Nearly gone by the 20th century, beavers were reintroduced in the state in the 1930s and spread across the counties. They are a gnawing concern to the timber industry, but a boon to Paul Dobbins of Princeton, one of the state's last full-time trappers.
Fur buyer E. G. Dupree has found a lucrative career in purchasing and selling furs. Trappers bring Dupree muskrat, mink, beaver, raccoon, otter, fox, nutria, bobcat, and other fur-bearing animals which he then sells to buyers in New York.
Eleven species of fur animals are trapped legally in North Carolina each year. The muskrat, raccoon, mink, and opossum are the animals taken in the largest numbers. Wilson describes the people who trap for a living, the best time for trapping, and areas of the state where trapping is done. Tabulations for the fur harvest in 1950-1951 are included.
Q. J. Stephenson is one of the best and most knowledgeable trappers in the country, and for over fifty years has tended his traplines in the Occoneechee section of the Roanoke River. In this Carolina Profile he talks about his life along the river, reflecting on his outdoor experiences and what the lands and resources mean to him.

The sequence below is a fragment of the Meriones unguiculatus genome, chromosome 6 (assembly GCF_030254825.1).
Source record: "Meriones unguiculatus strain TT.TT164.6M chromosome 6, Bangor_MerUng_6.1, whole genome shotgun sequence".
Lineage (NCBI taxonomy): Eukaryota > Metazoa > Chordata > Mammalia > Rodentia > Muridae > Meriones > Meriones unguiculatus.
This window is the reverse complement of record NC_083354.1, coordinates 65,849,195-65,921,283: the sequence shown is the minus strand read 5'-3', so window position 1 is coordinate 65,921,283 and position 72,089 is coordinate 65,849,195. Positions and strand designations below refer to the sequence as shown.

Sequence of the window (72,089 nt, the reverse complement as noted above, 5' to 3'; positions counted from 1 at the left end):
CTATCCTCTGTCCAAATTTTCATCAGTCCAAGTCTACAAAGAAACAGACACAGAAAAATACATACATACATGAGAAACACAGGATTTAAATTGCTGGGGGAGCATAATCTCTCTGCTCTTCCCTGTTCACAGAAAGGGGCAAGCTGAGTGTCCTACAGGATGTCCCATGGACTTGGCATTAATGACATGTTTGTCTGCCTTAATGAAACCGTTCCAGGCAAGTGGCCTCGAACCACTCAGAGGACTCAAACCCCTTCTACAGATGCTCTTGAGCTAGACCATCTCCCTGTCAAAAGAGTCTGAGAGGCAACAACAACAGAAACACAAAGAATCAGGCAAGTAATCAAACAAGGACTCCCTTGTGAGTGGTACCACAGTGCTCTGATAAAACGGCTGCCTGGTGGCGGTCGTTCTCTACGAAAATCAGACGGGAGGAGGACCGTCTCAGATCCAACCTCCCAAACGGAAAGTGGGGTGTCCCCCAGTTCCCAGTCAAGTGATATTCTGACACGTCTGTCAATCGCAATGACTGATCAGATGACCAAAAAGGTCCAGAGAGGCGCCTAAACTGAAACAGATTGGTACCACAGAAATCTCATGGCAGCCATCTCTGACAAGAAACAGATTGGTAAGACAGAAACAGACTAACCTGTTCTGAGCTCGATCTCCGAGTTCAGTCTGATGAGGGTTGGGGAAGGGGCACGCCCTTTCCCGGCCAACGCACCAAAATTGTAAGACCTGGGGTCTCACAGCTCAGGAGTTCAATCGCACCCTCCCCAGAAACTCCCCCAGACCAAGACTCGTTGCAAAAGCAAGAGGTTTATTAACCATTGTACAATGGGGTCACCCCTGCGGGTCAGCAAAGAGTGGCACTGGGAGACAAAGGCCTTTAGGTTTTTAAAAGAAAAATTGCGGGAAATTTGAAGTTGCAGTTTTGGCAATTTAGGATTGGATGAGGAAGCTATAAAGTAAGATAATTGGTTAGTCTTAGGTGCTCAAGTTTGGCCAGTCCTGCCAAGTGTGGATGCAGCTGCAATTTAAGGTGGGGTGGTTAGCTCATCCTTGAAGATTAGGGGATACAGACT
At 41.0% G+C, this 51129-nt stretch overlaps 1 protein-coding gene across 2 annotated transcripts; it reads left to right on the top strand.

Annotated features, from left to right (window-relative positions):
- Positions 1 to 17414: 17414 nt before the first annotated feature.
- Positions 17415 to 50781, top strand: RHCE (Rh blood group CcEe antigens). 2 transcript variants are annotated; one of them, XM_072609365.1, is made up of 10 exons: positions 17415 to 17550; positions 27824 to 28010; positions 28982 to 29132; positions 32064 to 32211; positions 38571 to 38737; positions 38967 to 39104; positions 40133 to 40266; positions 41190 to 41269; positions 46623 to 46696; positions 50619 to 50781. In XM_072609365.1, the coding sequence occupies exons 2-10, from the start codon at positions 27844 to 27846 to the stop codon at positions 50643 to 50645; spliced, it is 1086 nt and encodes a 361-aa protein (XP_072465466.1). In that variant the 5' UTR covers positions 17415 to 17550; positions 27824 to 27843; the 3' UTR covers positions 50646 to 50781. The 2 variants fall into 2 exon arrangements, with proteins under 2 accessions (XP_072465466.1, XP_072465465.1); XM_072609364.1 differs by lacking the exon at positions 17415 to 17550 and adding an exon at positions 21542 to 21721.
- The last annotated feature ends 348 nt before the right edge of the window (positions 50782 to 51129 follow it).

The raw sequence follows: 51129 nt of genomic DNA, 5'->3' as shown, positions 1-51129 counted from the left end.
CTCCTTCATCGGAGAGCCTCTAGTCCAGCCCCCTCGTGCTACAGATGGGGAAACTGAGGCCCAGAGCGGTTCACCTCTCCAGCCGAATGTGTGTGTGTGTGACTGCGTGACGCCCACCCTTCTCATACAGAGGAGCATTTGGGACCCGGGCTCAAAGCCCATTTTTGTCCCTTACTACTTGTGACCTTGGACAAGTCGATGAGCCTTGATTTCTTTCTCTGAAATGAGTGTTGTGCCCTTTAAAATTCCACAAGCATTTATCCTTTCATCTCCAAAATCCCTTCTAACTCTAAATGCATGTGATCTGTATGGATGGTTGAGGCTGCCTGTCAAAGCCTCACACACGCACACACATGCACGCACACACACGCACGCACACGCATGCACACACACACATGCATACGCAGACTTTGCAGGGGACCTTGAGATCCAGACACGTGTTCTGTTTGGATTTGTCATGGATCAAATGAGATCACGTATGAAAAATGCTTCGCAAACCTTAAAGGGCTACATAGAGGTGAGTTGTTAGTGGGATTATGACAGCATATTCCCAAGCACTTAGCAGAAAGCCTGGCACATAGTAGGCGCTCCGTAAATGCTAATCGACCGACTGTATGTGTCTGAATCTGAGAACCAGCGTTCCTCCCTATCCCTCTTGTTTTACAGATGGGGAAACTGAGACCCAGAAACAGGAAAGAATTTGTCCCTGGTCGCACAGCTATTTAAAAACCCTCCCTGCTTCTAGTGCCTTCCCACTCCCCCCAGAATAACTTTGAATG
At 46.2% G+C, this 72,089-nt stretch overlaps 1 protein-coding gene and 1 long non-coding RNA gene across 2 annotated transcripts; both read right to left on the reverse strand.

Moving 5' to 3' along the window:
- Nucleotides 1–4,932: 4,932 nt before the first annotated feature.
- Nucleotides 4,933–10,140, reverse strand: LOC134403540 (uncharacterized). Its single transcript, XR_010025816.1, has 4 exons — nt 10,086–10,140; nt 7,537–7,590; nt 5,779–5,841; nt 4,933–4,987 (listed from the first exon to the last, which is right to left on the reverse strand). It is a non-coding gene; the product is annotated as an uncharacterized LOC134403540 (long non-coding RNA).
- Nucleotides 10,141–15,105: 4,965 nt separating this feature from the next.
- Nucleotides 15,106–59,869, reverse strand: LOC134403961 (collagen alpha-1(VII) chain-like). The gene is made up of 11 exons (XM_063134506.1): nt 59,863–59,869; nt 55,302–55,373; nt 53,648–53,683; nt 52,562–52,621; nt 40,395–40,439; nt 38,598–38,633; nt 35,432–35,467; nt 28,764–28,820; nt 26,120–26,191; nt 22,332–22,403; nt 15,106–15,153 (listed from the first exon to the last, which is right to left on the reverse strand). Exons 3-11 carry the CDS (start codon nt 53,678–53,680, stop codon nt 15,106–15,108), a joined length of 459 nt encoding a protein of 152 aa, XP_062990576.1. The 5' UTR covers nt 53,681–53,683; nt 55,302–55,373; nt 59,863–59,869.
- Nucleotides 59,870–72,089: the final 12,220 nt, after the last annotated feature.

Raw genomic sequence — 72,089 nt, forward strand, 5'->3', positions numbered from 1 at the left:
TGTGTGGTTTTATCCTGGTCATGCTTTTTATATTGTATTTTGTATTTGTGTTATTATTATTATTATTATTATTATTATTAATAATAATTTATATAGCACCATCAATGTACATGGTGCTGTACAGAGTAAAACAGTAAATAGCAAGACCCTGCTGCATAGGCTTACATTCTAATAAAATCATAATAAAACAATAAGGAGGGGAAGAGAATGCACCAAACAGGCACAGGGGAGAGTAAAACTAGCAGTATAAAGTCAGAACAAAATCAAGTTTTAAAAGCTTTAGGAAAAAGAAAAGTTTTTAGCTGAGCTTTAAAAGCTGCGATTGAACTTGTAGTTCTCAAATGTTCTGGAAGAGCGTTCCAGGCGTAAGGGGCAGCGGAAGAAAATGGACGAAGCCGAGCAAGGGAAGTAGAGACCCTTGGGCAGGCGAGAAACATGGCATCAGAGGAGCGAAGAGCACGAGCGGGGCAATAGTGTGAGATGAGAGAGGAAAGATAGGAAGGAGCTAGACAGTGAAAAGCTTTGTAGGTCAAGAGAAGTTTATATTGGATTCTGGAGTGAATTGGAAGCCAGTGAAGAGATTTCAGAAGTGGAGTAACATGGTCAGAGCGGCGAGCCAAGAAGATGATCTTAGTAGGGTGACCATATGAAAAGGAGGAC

Kenneth A. Wilson was one of the first wildlife biologists hired by the North Carolina Wildlife Resources Commission in 1947. He was the state's first expert on furbearing animals and trapping. His research, writing, teaching, and other public contacts laid the groundwork for other wildlife scientists who would follow him. He retired in 1970.
Trapping is a controversial and frequent target of animal rights organizations. Emotional photographs of trapped animals are often used to sway public opinions. A new argument of economic gain has recently been cited as another reason for banning trapping.
Within the McKinley family, everyone had a purpose; fishermen and hunters provided and were basket weavers for fish traps, someone learned to play music, and other person acted as the family doctor for minor injuries. Basket making had been passed down through the family for generations but with changing time and practices, the art of basket weaving is being lost.